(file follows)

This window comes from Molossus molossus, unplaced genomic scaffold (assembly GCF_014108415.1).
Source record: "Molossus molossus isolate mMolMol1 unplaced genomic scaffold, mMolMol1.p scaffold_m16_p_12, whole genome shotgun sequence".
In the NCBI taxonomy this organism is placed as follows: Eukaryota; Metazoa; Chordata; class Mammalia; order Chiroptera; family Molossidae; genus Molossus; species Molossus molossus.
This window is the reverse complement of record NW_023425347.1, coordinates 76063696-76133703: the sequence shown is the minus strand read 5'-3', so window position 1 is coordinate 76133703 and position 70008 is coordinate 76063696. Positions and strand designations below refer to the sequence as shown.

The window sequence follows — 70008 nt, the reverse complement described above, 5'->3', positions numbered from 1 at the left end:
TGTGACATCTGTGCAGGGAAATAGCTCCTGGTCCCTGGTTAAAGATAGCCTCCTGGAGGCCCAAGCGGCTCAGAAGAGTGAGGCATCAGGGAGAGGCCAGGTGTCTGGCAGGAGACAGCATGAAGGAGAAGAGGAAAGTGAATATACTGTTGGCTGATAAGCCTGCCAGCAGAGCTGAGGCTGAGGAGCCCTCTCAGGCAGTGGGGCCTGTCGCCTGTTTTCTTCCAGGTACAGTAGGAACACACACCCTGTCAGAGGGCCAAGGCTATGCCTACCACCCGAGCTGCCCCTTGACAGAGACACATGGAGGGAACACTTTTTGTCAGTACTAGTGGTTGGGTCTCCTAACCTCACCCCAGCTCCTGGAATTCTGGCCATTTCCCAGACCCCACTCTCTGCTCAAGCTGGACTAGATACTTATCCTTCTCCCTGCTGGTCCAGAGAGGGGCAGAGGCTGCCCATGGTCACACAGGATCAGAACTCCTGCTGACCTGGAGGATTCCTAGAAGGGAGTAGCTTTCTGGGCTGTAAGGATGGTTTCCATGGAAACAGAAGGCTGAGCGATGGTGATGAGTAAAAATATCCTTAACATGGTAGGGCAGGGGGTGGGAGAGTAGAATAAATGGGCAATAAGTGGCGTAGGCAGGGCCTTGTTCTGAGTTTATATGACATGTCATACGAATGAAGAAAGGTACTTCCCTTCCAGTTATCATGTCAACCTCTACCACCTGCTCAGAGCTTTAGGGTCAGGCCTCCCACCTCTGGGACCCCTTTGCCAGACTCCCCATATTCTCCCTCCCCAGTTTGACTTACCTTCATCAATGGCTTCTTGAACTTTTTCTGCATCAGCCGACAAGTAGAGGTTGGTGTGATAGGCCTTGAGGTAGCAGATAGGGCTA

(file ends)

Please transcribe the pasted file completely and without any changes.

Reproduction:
This window comes from Molossus molossus, unplaced genomic scaffold (assembly GCF_014108415.1).
Source record: "Molossus molossus isolate mMolMol1 unplaced genomic scaffold, mMolMol1.p scaffold_m16_p_12, whole genome shotgun sequence".
In the NCBI taxonomy this organism is placed as follows: Eukaryota; Metazoa; Chordata; class Mammalia; order Chiroptera; family Molossidae; genus Molossus; species Molossus molossus.
This window is the reverse complement of record NW_023425347.1, coordinates 76063696-76133703: the sequence shown is the minus strand read 5'-3', so window position 1 is coordinate 76133703 and position 70008 is coordinate 76063696. Positions and strand designations below refer to the sequence as shown.

The window sequence follows — 70008 nt, the reverse complement described above, 5'->3', positions numbered from 1 at the left end:
TGTGACATCTGTGCAGGGAAATAGCTCCTGGTCCCTGGTTAAAGATAGCCTCCTGGAGGCCCAAGCGGCTCAGAAGAGTGAGGCATCAGGGAGAGGCCAGGTGTCTGGCAGGAGACAGCATGAAGGAGAAGAGGAAAGTGAATATACTGTTGGCTGATAAGCCTGCCAGCAGAGCTGAGGCTGAGGAGCCCTCTCAGGCAGTGGGGCCTGTCGCCTGTTTTCTTCCAGGTACAGTAGGAACACACACCCTGTCAGAGGGCCAAGGCTATGCCTACCACCCGAGCTGCCCCTTGACAGAGACACATGGAGGGAACACTTTTTGTCAGTACTAGTGGTTGGGTCTCCTAACCTCACCCCAGCTCCTGGAATTCTGGCCATTTCCCAGACCCCACTCTCTGCTCAAGCTGGACTAGATACTTATCCTTCTCCCTGCTGGTCCAGAGAGGGGCAGAGGCTGCCCATGGTCACACAGGATCAGAACTCCTGCTGACCTGGAGGATTCCTAGAAGGGAGTAGCTTTCTGGGCTGTAAGGATGGTTTCCATGGAAACAGAAGGCTGAGCGATGGTGATGAGTAAAAATATCCTTAACATGGTAGGGCAGGGGGTGGGAGAGTAGAATAAATGGGCAATAAGTGGCGTAGGCAGGGCCTTGTTCTGAGTTTATATGACATGTCATACGAATGAAGAAAGGTACTTCCCTTCCAGTTATCATGTCAACCTCTACCACCTGCTCAGAGCTTTAGGGTCAGGCCTCCCACCTCTGGGACCCCTTTGCCAGACTCCCCATATTCTCCCTCCCCAGTTTGACTTACCTTCATCAATGGCTTCTTGAACTTTTTCTGCATCAGCCGACAAGTAGAGGTTGGTGTGATAGGCCTTGAGGTAGCAGATAGGGCTA